Chris Ott: I know, right? Well, technology. I mean, I look at when I was young, you wanted a driver's license for freedom. And now my daughter who is turning 18 she'd rather take an Uber, you know?
Kerry Guard: Oh my god. Oh my gosh, I think it's important for people to know where you are in the world, given all this, given everything you just shared. So can you share with us where you are?
Chris Ott: Yeah, Creative Blue. We're located in California in the Bay Area. Our offices are Santana Row, which is a beautiful complex. You know, we have awesome dining.
Kerry Guard: Oh, man, Chris, I just missed you. I was in San Jose, in 2014, we moved out. And I was right down the street from Santana Row and the best burgers in the world, The Counter, oh.
Chris Ott: Yeah, I go there frequently.
Kerry Guard: I dream about The Counter. So good. Which explains a lot in terms of Creative Blue, what you do and where you are. And why you're talking about VC funding. I think I just wanted to sort of pull that string through for everybody of the fact that you're in like, the perfect place right in the valley.
Chris Ott: This is the heart, Silicon Valley with all the VCs and you know, where a lot of technology was really born, right?
Kerry Guard: Yeah, yeah. I mean, the energy, I just remember the energy was just so good. Let's talk about challenges. What, you know, before we get into this, the heart of our conversation around storytelling, which clearly you would I could talk about all day long. But in terms of challenges, and where we are right now in the world, and everything that's going on, what's one challenge you're currently facing?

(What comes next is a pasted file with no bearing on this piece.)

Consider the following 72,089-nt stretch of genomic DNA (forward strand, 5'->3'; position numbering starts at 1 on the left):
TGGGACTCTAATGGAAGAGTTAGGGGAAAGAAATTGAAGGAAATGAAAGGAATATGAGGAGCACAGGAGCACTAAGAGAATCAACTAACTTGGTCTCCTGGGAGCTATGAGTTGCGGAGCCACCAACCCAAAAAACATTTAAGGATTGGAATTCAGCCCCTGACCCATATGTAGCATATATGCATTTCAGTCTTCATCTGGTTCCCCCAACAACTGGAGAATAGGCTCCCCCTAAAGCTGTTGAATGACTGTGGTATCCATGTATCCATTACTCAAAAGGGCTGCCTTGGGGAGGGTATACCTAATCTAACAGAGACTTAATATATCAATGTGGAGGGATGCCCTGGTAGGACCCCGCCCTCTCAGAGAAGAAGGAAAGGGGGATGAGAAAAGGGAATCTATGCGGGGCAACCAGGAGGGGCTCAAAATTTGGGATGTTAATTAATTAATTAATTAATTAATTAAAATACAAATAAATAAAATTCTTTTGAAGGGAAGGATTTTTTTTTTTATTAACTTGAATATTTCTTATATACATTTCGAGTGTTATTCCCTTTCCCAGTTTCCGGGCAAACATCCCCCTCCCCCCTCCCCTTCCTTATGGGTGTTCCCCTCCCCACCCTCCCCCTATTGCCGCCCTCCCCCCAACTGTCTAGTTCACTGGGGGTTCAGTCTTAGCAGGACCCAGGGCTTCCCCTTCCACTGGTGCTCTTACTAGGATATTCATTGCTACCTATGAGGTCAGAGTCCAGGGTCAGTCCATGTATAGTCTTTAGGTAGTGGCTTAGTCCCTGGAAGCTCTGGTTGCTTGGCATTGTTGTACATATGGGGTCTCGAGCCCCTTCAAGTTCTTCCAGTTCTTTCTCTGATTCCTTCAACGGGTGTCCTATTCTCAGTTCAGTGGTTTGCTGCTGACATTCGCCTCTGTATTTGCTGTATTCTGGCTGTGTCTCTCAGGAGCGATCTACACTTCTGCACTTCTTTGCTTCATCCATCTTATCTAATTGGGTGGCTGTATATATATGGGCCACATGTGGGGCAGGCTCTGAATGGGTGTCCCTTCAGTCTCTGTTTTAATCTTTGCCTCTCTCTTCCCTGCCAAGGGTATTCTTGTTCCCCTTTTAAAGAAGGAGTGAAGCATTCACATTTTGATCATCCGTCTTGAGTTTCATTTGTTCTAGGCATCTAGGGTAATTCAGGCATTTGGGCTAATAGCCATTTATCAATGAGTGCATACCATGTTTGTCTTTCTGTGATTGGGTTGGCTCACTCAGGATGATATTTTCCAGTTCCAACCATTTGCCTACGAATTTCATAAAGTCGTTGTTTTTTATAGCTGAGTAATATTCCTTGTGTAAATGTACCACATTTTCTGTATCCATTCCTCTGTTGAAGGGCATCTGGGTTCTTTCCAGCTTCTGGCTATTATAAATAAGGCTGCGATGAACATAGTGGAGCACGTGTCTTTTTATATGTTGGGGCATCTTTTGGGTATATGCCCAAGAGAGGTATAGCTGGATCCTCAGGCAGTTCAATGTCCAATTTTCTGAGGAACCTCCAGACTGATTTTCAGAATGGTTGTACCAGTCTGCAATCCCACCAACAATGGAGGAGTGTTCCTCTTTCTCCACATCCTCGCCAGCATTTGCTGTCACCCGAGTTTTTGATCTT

Chris Ott: Yeah, it's an interesting question, because I think that we're in an unprecedented time, certainly, with COVID, and the adjustment, social distancing, and, and all of those types of things. I mean, everybody's been through it. And you can see some of the devastation. I mean, specifically, you look at industries like the restaurant industry, it's been hit very hard over the past 16 months, 14 months. And it's interesting, because in my business we do a lot of in person meetings with clients to do brainstorm sessions and, and those types of things. But we've had to adjust to a much more, well, almost completely remote environment, because of the fact that, when the lockdown happened and social distancing happened, and so forth, all of these companies really went on lockdown. And so I think that's been an adjustment and, to your point, a challenge that we faced, but I feel that we've been in a very unique situation, because we've been able to adjust fairly quickly to that. And then when the companies start coming out of the COVID, they realize that they have to do business. I mean, they still have to do business and do their things. So we've been able to adjust to that pretty well. But it does create some challenges. I mean, certainly in a creative agency, there's a lot of value in being able to just get together and have that chemistry of brainstorming and just get the creative juices flowing and so forth. So I think the biggest challenge that we faced really is just how do we maintain that energy and that collaboration and that side of things, an environment where you're remote, so you're not sitting next to each other. And certainly as we come out of this, I think it's going to get easier. We're starting to have dinners at Santana Row once a week and those types of things. But we've gotten used to Zoom and other platforms to be able to collaborate easier, so that's probably been the biggest challenge.